Feature: Sub Scan
Professional Surveyor Magazine - August 2011
An Oregon spatial data company makes the famous USS Blueback accessible to all by creating a 3D tour, inside and out.
by Eric L. Stone III, LSIT, GISP, RPP and Jerry W. Dawson
When working in the narrow confines of a submarine’s escape hatch, you must be careful—especially when lifting an expensive and highly sensitive laser scanner through an opening no wider than your shoulders. Thus began what was likely to be our most complex and technically difficult project to date: one largely belied by the enthusiasm of our surveying crew.
The task was for us, Portland, Oregon-based i-TEN Associates
, to acquire highly detailed 3D imagery of the complete interior and above-water exterior of the USS Blueback, a U.S. Navy fast attack submarine—and an occasional Hollywood prop—currently moored along the east bank of the Willamette River in downtown Portland. The USS Blueback is on loan to the Oregon Museum of Science and Industry
(OMSI) as a living maritime exhibit from the U.S. Navy and Department of Defense.
Click above for a laser scanned point cloud of the USS Blueback
or click here
to view it on YouTube.
Although this scanning project is unique in scope and unparalleled in level of detail, it’s not the first time a military submarine has been laser scanned. In 2001, one of the first terrestrial 3D lidar units in the United States was used by Pacific Survey Supply
(based in Medford, Oregon) to digitally laser scan both the exterior and interior of the first successful combat submarine in history, the Confederate Navy vessel CSS Hunley
What is striking is the advancement that static laser scanning technology has made in just a short time. On the Hunley project, using both the CYRAX 2500 lidar scanning system and a Nikon NPL 820 reflectorless total station, Pacific Survey was able to capture more than 1,000 laser points of measurement per second. From this, they were able to produce a 3D digital model with +/-3mm accuracy of the Hunley for its team of archaeologists.
A decade later, the accuracy, efficiency, and affordability of terrestrial laser scanning have remarkably changed for the better. New technology allows us to capture points at more than 950,000 points per second, add colors for photo realism, and provide data accuracy up to +/-2mm. i-Ten’s scanning of the USS Blueback pushed both the limits of this technology and the ingenuity of their scanner technicians.
The project’s primary focus was to create a 3D visualization model to be used by OMSI. Because of the submarine’s tight corridors, steep staircases, and small hatches, many patrons with physical limitations are unable to take a tour. The 3D image provides a more interactive media than photos, and a virtual “walk-through” lets visitors feel like they have actually walked the Blueback’s decks. Other objectives included the digital preservation of maritime history and technology and marketing uses for both OMSI and i-Ten Associates.
Class/type: Barbel diesel-electric submarine
• 1,744 long tons light
• 2,146 long tons full
• 2,637 long tons submerged
• 402 long tons dead
Length: 219 feet 6 inches overall
Beam: 29 feet
Draft: 25 feet max
• Fairbanks-Morse diesel engines, total 4,800 bhp
• 2 × General Electric electric motors, total 3,150 bhp
• 12 knots surfaced
• 25 knots submerged
• 30 minutes at full speed
• 102 hours at 3 knots
• 712 feet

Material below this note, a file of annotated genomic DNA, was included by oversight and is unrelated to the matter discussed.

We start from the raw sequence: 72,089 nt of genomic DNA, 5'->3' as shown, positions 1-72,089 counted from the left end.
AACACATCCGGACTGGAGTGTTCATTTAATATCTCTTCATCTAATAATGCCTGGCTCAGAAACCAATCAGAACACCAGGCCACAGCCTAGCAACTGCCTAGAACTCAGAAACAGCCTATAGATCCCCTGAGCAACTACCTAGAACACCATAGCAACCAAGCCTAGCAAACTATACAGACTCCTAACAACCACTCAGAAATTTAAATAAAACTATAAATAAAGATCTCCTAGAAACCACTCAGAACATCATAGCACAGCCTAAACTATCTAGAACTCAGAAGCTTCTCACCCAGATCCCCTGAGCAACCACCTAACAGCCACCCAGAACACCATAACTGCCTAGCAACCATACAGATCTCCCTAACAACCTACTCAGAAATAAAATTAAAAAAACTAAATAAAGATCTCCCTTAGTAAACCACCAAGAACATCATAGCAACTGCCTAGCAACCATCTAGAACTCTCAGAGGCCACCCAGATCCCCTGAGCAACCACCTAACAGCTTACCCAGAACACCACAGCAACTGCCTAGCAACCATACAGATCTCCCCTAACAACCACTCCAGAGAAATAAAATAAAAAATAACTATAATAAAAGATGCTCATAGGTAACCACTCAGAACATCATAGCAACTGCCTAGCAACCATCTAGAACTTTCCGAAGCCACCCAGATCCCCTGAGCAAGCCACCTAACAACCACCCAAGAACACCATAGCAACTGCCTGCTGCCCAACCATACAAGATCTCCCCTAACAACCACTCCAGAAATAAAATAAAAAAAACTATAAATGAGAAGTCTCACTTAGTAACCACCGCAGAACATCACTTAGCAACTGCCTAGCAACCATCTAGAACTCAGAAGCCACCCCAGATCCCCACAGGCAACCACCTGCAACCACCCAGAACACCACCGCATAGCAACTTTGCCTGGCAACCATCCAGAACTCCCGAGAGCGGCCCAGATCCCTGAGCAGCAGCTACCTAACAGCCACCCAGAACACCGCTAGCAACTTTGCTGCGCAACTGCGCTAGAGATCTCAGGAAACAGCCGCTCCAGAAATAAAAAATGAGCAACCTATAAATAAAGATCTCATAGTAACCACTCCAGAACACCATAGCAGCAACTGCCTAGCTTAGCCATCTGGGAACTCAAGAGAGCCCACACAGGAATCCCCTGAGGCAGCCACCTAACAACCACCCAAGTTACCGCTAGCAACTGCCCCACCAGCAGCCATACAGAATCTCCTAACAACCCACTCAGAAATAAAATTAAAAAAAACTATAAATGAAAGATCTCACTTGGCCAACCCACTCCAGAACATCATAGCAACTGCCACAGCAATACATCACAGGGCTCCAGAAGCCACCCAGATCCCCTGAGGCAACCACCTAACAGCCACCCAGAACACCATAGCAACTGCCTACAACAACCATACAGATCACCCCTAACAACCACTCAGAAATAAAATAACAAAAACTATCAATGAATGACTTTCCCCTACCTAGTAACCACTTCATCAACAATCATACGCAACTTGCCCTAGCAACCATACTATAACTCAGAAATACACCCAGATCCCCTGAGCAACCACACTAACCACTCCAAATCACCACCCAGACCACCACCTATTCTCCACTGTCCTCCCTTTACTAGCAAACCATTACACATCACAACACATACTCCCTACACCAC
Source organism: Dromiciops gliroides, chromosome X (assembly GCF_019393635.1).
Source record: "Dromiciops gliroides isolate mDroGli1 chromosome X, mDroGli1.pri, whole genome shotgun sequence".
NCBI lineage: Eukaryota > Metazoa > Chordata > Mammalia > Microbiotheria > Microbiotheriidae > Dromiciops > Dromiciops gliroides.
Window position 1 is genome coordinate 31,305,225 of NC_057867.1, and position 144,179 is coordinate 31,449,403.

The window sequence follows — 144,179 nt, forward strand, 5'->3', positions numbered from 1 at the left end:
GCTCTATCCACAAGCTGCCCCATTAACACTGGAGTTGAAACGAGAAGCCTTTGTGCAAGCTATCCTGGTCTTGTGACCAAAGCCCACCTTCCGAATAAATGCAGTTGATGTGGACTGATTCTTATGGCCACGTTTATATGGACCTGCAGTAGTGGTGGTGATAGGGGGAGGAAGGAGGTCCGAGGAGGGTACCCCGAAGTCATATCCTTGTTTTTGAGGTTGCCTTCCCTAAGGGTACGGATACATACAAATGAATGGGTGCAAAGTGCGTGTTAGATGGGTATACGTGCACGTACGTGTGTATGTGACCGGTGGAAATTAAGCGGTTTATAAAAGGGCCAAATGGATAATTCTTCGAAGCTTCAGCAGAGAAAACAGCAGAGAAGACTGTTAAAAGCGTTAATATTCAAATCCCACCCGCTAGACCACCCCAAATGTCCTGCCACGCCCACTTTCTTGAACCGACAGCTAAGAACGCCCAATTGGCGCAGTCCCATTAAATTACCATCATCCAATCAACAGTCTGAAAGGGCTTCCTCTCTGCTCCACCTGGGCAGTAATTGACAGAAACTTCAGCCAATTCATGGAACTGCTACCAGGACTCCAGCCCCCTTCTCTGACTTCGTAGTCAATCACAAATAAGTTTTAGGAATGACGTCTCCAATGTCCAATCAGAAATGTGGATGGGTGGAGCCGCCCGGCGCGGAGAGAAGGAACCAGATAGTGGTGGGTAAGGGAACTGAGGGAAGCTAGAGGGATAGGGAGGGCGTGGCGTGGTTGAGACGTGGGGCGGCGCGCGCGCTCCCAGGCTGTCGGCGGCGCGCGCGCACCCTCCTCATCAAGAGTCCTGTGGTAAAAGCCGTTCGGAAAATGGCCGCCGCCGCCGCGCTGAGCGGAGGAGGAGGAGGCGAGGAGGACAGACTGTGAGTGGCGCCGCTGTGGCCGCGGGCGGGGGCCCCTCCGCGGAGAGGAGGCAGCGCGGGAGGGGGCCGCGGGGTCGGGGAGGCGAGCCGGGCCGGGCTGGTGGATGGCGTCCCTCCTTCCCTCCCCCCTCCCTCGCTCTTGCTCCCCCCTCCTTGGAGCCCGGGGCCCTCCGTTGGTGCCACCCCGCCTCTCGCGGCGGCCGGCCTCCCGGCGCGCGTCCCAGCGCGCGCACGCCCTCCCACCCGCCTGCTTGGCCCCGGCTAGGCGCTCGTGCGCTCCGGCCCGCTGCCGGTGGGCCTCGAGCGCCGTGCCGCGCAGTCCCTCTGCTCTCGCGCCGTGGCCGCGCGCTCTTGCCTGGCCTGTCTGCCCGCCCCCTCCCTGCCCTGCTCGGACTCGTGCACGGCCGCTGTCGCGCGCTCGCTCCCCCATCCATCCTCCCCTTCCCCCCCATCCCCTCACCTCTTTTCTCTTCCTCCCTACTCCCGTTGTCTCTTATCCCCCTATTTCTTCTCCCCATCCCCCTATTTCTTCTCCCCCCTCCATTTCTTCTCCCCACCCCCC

• Operating 1,050 feet collapse
Complement: 8 officers, 69 men
• 6 × 21 inches bow torpedo tubes
• 18 torpedoes
Submarines of the World
The U.S. Navy constructed three in this series:
USS Barbel (SS-580): decommissioned and sunk as war-shot practice in 2001
USS Blueback (SS-581): currently residing at the Oregon Museum of Science and Industry
USS Bonefish (SS-582): a fire on April 24 1988 killed three crew, and the vessel was scrapped in 1989
Zwaardvis (S807): Royal Netherlands Navy, decommissioned 1994, for sale
Tijgerhaai (S806): Royal Netherlands Navy, decommissioned 1994, for sale
Hai Lung (793): People’s Republic of China, Navy, currently in service
Hai Hu (794): People’s Republic of China, Navy, currently in service
An important aspect to the project was putting the scanning equipment and technicians through their paces in an environment about as complex as any available. Despite her overwhelming exterior size, the USS Blueback’s interior pressure hull is extremely cramped. Designed to dive between the surface and 1,050 feet below sea level, the Blueback is fitted with an astounding amount of technical gear and armament, including 18 torpedoes, three Fairbanks-Morse diesel engines, battery gear, and communication and sonar equipment. Some, if not most, of her interior passageways range in width from 18 inches to a spacious two feet, with an overhead clearance of just over six feet. The passageways of the boat literally intertwine around and throughout the equipment, almost as an afterthought.
Scanning and seamlessly meshing more than 80 independent laser scans (both interior and exterior) on a floating submersible warship provided many technical challenges. With scanning the exterior, the issue was the black anti-fouling/sonar absorbing paint and the curvature of the hull. Scanner placement was critical to circumvent large voids in the data. Furthermore, the up-and-down motion of the submarine on the river made it difficult for targeting on the dock next to the sub.
Back inside, the concerns continued to stack up. With tight compartments, hard-to-reach rooms, wall-to-wall equipment, and line-of-sight impediments, the scanners’ logistics were as complicated as setting up the control targets. Other problems that had never been addressed prior to the scanning were the lack of magnetic surfaces for our sphere targets (because of the need to lower the magnetic resonance of the vessel, a large majority of the interior metallic equipment is made of non-ferrous alloys) and the constant flow of tourists moving throughout the sub.
After studying the blueprints and scouting out the sub, we established a contingency plan that covered most of the scanning impediments. Because we could not plaster the walls with targets that would be readily visible from compartment to compartment, we decided to use a “flight-path” approach to the scanning. This method places the scanner in directions linear to the previous position, with minimal target placement. For each scan we used at least three visible targets, all placed in locations relative to a back sight and a foresight. As we moved the scanner along the flight path, we leap-frogged the targets after a minimum of two scans each. We used the plane of the floor to lock in the vertical alignment.